This is an impressive 1867 chromolithograph broadside celebrating George Washington as a Freemason. The theme was popular in the mid-19th century when many of the most important and powerful Americans were themselves freemasons. Nonetheless, this is perhaps the most iconic image of Washington in that role.
A Closer LookWashington, in a Masonic apron, takes center place. He stands in a grandiose neoclassical hall. To Washington's left and right are allegorical scenes representing Masonic ideology. In the upper corners are illustrations of the Marquis de Lafayette and Andrew Jackson, also influential American masons. At the bottom is a coffin, presumably representing Washington's grave, with patriotic poetry to either side.
Washington the MasonWashington joined Fredericksburg Lodge No. 4 in 1753 at the age of twenty - one year before he took his first military commission. He was following in a tradition of American Freemasonry that dated to 1731, when the first American lodge was founded. Freemasonry was embraced by the elite of early American society - among them Washington, Adams, and Franklin. Its secretive rituals were intended to develop religious piety, foster moral integrity, and encourage charity - ideal traits for the 18th century leader. For Washington, joining the Masons was a moral and social duty.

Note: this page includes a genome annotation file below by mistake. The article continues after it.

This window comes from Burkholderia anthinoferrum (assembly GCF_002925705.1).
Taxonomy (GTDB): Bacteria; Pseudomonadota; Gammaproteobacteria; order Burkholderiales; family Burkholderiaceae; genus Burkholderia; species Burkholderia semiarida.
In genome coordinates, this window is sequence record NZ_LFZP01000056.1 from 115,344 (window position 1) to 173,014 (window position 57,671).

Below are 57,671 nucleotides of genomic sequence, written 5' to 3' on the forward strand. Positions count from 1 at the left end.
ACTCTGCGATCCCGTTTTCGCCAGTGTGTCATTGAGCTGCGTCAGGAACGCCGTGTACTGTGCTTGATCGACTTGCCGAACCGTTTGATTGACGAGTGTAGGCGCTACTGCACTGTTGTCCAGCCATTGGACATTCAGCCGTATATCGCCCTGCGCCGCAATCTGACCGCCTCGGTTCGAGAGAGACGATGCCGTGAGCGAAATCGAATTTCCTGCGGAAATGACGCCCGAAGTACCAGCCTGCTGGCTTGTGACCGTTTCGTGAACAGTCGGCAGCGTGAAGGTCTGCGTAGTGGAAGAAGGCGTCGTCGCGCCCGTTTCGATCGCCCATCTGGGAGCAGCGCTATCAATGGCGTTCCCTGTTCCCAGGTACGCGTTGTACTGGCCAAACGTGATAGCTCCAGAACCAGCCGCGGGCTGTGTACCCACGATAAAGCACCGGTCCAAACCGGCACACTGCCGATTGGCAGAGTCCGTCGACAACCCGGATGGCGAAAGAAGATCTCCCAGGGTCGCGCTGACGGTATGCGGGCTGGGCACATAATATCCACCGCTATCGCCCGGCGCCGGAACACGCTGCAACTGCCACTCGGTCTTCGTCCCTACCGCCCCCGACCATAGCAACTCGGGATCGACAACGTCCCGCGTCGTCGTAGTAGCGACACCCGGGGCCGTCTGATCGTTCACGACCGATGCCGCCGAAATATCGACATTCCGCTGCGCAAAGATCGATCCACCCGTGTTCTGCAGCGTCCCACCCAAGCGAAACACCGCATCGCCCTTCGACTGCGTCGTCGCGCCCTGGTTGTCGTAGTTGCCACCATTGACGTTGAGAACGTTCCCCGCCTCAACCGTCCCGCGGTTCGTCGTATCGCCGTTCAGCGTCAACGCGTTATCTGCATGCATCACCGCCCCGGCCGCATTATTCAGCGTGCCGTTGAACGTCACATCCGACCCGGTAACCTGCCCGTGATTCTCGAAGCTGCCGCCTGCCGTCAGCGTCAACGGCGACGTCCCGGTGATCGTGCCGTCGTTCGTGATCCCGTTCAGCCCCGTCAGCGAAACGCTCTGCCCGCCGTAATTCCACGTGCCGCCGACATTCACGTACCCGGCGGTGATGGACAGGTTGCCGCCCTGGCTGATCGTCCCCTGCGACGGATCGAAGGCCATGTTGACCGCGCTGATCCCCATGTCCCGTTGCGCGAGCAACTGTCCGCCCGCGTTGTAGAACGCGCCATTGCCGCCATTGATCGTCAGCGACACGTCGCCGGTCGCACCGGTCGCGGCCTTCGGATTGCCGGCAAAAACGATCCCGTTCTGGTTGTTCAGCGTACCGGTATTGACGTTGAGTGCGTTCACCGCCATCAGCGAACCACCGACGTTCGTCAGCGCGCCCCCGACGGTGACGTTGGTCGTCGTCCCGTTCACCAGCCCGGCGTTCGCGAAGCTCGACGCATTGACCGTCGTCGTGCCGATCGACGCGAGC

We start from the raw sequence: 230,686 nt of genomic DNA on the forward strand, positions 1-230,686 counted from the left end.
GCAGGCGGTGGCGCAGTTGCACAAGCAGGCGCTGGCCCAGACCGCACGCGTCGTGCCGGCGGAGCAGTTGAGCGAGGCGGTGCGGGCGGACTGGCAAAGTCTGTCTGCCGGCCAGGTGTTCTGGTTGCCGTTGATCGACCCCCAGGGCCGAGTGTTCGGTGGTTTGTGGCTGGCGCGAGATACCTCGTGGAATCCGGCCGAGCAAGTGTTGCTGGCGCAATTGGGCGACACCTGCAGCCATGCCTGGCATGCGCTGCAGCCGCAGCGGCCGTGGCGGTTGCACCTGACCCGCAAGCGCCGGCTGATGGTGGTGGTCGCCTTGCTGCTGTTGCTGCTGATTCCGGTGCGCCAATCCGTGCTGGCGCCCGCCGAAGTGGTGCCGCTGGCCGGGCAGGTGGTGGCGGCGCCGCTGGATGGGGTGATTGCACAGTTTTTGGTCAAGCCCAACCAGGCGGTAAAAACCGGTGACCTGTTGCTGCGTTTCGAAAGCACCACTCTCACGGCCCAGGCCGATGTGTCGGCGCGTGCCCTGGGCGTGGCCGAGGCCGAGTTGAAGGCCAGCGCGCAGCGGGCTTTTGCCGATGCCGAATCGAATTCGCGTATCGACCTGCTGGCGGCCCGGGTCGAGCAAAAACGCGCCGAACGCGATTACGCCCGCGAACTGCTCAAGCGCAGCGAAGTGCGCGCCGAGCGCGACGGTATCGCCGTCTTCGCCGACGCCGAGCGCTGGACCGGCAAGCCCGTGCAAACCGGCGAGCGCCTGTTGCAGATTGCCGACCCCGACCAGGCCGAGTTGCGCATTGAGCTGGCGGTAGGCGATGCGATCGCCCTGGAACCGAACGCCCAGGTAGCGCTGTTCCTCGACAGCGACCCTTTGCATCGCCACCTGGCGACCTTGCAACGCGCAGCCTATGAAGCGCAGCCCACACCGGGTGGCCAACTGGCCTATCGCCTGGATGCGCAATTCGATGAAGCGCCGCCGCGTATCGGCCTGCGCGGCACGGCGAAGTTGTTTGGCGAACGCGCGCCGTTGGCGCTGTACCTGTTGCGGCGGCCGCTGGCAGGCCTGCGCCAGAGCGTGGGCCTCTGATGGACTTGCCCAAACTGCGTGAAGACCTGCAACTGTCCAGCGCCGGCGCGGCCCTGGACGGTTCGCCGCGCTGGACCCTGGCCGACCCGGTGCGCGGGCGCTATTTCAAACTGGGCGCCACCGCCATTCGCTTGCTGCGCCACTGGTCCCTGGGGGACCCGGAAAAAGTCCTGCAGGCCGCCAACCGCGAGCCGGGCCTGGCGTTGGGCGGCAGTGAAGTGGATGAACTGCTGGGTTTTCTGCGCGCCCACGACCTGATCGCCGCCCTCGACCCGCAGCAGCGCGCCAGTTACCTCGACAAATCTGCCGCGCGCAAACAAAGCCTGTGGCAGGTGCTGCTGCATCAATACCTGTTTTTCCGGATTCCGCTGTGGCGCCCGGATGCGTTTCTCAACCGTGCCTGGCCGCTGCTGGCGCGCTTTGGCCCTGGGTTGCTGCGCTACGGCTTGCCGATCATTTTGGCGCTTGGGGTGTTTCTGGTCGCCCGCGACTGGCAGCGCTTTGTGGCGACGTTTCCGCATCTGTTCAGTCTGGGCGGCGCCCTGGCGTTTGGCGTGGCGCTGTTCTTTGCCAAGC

Publication History and CensusThis lithograph was printed in Cincinnati, Ohio, by Hines Strobridge in 1867. We are aware of at least one subsequent printing in 1870. We are aware of several examples at the Library of Congress, as well as at the Boston Athenaeum, Williams Collage, and the American Antiquarian Society. Examples are rare on the market.
Hines Strobridge (November 28, 1828 - April 11, 1909) was a Cincinnati lithographer active in the second half of the 19th century. Strobridge was born in Solon, New York. He moved to Cincinnati in 1843, taking work at a local dry goods store. Strobridge joined Middleton, Wallace and Company, Cincinnati engravers and printers, in 1854. He became a partner five years later in 1859, when the firm was renamed 'Middleton, Strobridge, and Co'. In 1861 W. R. Wallace emigrated to Australia, and Strobridge fully took over the firm. They thrived during the Civil War (1861 - 1865) issuing political and battle prints. After the war, the German immigrant Herman Gerlach joined the firm. Gerlach studied lithography at Sage and Sons of Buffalo and brought with him new lithographic techniques - including chromolithography. In 1866 a devastating fire destroyed the firm, but flush with capital, the used it as an opportunity to grow, expanding to a larger premises and investing in modern steam presses. For the next 30 years, Strobridge dominated the lucrative 'Circus Poster' market. They became experts at piecing together multiple prints to create enormous billboards - one measuring 25 x 100 feet. Strobridge died of a heart attack in 1909, at 86. The firm continued to operate after Strobridge's death until it was absorbed into Crocker Lithographic. More by this mapmaker...
Good. Minor verso discoloration and discoloration at top margin. Two minor tears from right and left extending about 1 inch into page - repaired on verso.
OCLC 191119674. Library of Congress, PGA - Strobridge and Gerlach--Washington ... (D size) [PandP].